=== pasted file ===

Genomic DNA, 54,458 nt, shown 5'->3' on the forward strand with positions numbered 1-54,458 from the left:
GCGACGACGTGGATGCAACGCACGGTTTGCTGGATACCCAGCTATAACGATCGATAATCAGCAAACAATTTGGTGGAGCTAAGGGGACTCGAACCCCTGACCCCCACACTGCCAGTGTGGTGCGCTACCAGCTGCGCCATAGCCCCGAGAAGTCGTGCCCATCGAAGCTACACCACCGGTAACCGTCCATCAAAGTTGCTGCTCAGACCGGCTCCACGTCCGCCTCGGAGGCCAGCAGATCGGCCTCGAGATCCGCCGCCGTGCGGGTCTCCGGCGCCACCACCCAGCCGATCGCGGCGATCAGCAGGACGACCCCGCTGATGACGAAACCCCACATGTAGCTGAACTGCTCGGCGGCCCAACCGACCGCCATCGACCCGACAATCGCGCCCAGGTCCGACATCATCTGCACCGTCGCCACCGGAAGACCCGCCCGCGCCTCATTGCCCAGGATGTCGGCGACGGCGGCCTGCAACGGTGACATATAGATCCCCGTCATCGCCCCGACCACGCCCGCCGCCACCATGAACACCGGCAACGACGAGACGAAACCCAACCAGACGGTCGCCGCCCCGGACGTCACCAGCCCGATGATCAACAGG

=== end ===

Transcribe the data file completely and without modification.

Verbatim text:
Genomic DNA, 54,458 nt, shown 5'->3' on the forward strand with positions numbered 1-54,458 from the left:
GCGACGACGTGGATGCAACGCACGGTTTGCTGGATACCCAGCTATAACGATCGATAATCAGCAAACAATTTGGTGGAGCTAAGGGGACTCGAACCCCTGACCCCCACACTGCCAGTGTGGTGCGCTACCAGCTGCGCCATAGCCCCGAGAAGTCGTGCCCATCGAAGCTACACCACCGGTAACCGTCCATCAAAGTTGCTGCTCAGACCGGCTCCACGTCCGCCTCGGAGGCCAGCAGATCGGCCTCGAGATCCGCCGCCGTGCGGGTCTCCGGCGCCACCACCCAGCCGATCGCGGCGATCAGCAGGACGACCCCGCTGATGACGAAACCCCACATGTAGCTGAACTGCTCGGCGGCCCAACCGACCGCCATCGACCCGACAATCGCGCCCAGGTCCGACATCATCTGCACCGTCGCCACCGGAAGACCCGCCCGCGCCTCATTGCCCAGGATGTCGGCGACGGCGGCCTGCAACGGTGACATATAGATCCCCGTCATCGCCCCGACCACGCCCGCCGCCACCATGAACACCGGCAACGACGAGACGAAACCCAACCAGACGGTCGCCGCCCCGGACGTCACCAGCCCGATGATCAACAGG